This is another one of those articles where I’m taking on a commonly accepted behavior and turning it on its head. Of course, this sometimes results in readers wanting to tar and feather me, but that’s the risk I have to take.

What’s the behavior that everybody says is so healthy and fabulous?


Let’s start with what I mean by venting. In brief, it’s when we get something off our chest. Something that’s bugging us, tormenting us, aggravating us. Like what?

– You’re passive-aggressive colleague at work weasels his way, yet again, into getting the better assignment. You get home from work and vent to your wife that you’d love nothing more than to knock his block off.

– A mom at your kid’s school acts as if she hasn’t met you when you’ve met her at least five times. You vent about this to another mom friend of yours at school pick up.

– Your mom blows off babysitting your kid, her grandkid, forcing you to cancel dinner plans at your favorite restaurant. You vent to your husband, for the 1,568th time, about how awful and selfish your mom is.

– You see an Instagram post with your ex-girlfriend and her new boyfriend looking annoyingly happy, even though she broke up with you only three months ago. You call your buddy up and vent about what a shallow person she is, and was.

There’s nothing wrong with any of these reactions. It’s just unloading a pile of frustration and tension. Great.

Mickey Singer’s three responses

Before moving further, though, let’s take a page from the Mickey Singer playbook on the three ways we can respond in a stressful situation. They are: Suppress, express and watch. (I wrote an entire article on this subject, link here.)

I’ll explain using the grandma who blows off babysitting her grandson. Suppressing would be if the daughter tells her husband, “It’s alright. Maybe she just isn’t feeling well. I didn’t really want to go out for dinner anyway.” In other words, she’s taking her anger and pushing it back down.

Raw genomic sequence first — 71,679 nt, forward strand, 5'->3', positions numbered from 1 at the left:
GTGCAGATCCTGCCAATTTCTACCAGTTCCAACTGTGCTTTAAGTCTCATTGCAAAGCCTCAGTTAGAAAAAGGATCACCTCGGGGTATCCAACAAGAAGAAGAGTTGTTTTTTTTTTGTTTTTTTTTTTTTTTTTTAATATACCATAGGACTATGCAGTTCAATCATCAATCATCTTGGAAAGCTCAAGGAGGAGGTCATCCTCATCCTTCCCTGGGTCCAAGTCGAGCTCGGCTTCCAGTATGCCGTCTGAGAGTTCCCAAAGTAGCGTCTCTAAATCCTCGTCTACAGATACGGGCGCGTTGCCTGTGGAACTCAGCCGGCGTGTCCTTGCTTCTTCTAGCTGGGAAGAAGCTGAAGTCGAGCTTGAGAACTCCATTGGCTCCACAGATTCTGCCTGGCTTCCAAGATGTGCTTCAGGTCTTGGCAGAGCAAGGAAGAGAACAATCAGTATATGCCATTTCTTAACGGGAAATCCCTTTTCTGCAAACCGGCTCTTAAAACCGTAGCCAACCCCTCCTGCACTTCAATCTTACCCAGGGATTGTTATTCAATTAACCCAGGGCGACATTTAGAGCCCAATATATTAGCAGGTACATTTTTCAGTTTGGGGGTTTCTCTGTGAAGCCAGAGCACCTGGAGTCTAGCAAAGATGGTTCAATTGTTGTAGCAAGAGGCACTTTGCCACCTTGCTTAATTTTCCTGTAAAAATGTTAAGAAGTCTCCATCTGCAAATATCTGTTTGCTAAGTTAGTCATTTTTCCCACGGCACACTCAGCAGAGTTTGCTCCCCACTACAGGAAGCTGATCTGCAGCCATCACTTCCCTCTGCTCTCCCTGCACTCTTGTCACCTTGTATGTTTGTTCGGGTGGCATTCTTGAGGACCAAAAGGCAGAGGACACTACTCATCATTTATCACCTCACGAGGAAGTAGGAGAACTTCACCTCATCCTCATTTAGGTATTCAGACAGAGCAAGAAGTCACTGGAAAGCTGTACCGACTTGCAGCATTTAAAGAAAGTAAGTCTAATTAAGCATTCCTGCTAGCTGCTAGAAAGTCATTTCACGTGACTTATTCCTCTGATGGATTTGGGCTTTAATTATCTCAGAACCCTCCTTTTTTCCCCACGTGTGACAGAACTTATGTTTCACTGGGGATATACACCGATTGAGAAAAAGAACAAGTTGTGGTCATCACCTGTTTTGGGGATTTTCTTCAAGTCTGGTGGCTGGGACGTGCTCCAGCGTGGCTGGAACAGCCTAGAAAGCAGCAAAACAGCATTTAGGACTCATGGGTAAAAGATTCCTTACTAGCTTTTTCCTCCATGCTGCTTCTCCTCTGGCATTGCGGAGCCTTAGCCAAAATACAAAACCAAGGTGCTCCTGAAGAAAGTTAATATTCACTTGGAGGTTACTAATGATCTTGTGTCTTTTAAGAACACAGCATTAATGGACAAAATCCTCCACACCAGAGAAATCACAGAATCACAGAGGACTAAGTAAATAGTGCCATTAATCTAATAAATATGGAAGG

Doing that over and over normally results in a volcanic explosion down the road. This is the least healthy option.

Second, she could do what she did, which is vent. “Man, I can’t stand her! She’s just awful. Always has been. No wonder my dad kicked her to the curb!” This is expressing. Yes, it’s healthier than suppressing because we at least release some of that angry energy. But it’s only a temporary release. The underlying problematic energy remains.

Watch and let go

But the third option, watching, is the charm. This is where the daughter allows the angry feelings to surface, but instead of engaging with them, by telling off her mom or venting to her husband, she would relax, lean away, and watch those feelings…And then let them go.

What’s the benefit garnered by doing this? She actually releases some of the stuck energy inside her. In this case, it’s energy she has held onto for most of her life concerning her feelings for her mom.

Why is that healthy? Because those feelings/that energy is just sitting in her lower self. Every single moment of every day. And that energy is toxic. It’s what prevents us from feeling peaceful inside.